Restaurant Review: Xaviars at Piermont (5 Stars)

Remember the hair color ad with a gorgeous blonde begging: “don’t hate me because i’m beautiful!”?

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Somehow that came to mind when Peter X. Kelly, chef/proprietor of four restaurants in southern New York, talked about the downside of his stellar showings in Zagat survey. Last year, only nine restaurants nationally attained scores of 29 on the zagat 30-point scale. Two of them were his: Xaviars (in Garrison) and Xaviars at Piermont.


So what’s the problem? “some people come with a level of expectation that is hard to fulfill.” Kelly knows because he seeks unadulterated feedback by checking in with the parking valet. “i don’t trust what people say to my face,” he explains. “i want to know what they say to each other.” And what if the ratings should drop to 28, 27, or, gasp, 25? “if the rating slips at all, people will say we’re going downhill.” Last, he admits xaviar’s is not “better” than restaurants like daniel or le bernadin, which clocked in at 28. So why the higher rating? “people must leave my restaurants happier,” he speculates.

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Dinner at Xaviar’s at piermont is $60 prix fixe for appetizer, entrée and dessert (selected from everything being served that evening); $80 for a seven course “chef’s tasting menu,” and $120 for that seven-course menu matched with wines.


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That’s not cheap, but it does represent good value. Xaviar’s at piermont is a little jewel box of a restaurant. The garnet-red ceiling with gold accents convey a russian tea room opulence, while the oil paintings lend an air of moneyed calm. The 40-seat dining room is intimate and nicely proportioned; it almost feels like you’re among friends at a private party. The well-appointed tables, with dramatic red and gold versace plates, small bouquets of roses, riedel glassware, silver salt and pepper shakers, and each with a different baccarat crystal figurine, completes the illusion of being in a private dining room.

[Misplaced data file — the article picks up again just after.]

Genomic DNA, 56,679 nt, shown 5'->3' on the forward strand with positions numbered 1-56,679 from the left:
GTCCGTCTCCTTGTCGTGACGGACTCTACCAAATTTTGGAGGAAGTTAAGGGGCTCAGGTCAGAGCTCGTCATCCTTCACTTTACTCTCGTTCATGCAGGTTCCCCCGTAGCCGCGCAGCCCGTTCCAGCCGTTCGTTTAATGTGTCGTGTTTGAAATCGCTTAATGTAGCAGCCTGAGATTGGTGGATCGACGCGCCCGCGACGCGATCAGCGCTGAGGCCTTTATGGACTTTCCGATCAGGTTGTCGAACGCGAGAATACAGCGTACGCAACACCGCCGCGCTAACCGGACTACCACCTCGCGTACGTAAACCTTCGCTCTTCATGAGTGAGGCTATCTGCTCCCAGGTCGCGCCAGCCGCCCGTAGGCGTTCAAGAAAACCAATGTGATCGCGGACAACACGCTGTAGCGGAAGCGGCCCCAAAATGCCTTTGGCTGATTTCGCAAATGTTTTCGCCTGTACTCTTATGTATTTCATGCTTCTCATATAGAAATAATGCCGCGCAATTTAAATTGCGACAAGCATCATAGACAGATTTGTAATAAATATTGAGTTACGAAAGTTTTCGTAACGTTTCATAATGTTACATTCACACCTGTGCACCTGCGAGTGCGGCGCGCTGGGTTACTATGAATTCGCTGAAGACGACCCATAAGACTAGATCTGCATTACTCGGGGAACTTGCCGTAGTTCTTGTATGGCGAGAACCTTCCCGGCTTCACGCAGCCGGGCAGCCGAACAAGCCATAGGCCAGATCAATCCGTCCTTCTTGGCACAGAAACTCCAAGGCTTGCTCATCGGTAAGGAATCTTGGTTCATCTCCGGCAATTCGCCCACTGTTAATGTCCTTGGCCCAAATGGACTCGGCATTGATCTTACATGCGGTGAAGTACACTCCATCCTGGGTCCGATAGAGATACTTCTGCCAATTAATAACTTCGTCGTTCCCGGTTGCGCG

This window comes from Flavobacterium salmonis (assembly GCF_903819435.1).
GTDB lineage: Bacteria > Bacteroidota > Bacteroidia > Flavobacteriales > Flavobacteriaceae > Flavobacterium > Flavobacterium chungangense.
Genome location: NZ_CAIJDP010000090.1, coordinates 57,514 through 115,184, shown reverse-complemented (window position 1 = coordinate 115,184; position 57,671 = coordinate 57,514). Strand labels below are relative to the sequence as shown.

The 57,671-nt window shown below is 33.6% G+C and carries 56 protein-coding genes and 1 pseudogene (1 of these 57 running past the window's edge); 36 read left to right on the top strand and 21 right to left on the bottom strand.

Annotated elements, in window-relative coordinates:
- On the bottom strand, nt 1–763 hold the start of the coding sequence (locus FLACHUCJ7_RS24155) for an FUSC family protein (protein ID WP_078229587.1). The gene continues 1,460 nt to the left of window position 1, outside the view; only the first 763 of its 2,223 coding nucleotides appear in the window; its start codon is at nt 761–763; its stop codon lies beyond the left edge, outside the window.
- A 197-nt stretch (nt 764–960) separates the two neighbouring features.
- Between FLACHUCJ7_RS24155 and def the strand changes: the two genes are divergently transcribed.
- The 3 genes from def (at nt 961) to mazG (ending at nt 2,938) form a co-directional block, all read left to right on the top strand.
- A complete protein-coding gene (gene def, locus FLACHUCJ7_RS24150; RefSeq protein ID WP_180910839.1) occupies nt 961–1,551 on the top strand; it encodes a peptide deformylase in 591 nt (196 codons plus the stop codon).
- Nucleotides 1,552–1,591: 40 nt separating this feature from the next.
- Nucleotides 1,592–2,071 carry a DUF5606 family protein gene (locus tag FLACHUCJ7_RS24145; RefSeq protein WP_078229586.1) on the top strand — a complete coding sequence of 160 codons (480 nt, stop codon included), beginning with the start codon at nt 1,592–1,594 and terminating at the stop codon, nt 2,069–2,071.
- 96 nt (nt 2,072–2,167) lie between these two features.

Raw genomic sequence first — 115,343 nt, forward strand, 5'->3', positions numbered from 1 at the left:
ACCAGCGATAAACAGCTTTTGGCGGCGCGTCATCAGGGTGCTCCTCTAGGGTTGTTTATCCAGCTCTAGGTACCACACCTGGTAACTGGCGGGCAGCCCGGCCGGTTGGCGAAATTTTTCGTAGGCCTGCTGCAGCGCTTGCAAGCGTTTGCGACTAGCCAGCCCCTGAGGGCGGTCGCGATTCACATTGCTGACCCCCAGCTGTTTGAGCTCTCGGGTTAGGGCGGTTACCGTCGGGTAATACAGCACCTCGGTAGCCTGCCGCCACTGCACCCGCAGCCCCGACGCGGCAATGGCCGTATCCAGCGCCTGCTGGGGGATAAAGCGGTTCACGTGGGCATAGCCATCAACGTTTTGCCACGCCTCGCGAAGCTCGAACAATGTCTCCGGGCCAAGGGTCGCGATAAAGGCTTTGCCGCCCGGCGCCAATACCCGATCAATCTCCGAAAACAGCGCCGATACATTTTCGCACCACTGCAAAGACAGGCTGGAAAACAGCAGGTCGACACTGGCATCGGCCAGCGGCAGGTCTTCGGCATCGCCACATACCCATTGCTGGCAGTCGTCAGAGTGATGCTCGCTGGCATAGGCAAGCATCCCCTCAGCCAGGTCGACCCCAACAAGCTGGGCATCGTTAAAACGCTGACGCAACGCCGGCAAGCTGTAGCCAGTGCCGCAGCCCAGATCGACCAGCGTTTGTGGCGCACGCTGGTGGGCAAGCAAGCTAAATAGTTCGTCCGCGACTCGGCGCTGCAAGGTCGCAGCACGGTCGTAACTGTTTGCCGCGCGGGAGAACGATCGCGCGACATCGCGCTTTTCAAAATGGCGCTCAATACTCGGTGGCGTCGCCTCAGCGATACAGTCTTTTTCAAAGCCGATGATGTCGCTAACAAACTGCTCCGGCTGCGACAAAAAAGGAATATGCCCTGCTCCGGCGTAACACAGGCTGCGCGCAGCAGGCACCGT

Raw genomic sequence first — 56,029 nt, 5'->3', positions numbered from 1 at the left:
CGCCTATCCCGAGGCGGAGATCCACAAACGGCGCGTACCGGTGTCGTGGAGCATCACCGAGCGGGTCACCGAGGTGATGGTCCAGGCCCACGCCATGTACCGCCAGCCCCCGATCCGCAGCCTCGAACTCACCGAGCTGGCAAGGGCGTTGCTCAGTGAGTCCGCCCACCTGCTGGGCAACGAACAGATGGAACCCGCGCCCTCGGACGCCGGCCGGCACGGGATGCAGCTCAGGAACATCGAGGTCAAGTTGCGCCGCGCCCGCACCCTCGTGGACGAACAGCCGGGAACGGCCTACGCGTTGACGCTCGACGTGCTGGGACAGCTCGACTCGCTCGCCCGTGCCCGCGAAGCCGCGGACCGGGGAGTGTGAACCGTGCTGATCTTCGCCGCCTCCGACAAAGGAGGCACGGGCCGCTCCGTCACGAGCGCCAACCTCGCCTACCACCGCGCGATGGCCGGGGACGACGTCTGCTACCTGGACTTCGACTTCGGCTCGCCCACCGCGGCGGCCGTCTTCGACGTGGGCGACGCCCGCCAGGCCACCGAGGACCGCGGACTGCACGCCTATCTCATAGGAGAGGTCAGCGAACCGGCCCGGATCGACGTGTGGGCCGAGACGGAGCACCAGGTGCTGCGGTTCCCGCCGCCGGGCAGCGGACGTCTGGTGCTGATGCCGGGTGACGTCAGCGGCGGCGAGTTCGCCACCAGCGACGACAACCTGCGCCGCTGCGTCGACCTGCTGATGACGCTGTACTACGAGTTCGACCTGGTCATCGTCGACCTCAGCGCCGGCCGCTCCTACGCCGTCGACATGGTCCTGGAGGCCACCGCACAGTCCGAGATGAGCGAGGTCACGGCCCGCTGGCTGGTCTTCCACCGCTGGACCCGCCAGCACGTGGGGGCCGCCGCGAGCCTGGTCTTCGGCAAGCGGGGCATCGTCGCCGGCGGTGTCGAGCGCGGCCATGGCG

One of the restaurant’s draws is the outstanding wine list, with more than 900 wines, many of them hard-to-find. They have cellared the wines themselves (a practice that is increasingly rare) and so can offer “vertical depth,” like several vintages of heitz cellars cabernet sauvignon going back to 1983. The list also has rare and “allocated” wines, like the california chardonnays of kistler and hanzel, and a whole pageful of wines from Domaine De La Romanti conti, whose legendary burgundies represent the absolute pinnacle of red wine. “some people come here just for the wines,” says Kelly.


Another nice feature of the list is its dozen or so half-bottles, including a chateau simard 1987 reasonably priced at $27. And there’s a good selection of about five or six wines by-the-glass listed right on the menu.


On entering most restaurants you face a formal station, but at Xaviar’s at piermont you find yourself in the midst of the diners. The assured staff leaps to welcome and seat you, helping with any coats or wraps. I love their service style—friendly without being intrusive, formal without being stuffy, knowledgeable without being pretentious. In fact, the service is probably a major reason customers leave happier, if Kelly is right about that.


Our meal began with an amuse bouche from the chef: a slice of raw tuna in a tart shell, topped with grated radish and served with a tamarind sauce. Soon comes the bread tray, piled with country white, kalamata olive rolls, and my favorite, sweet and chewy whole-grain walnut raisin rolls.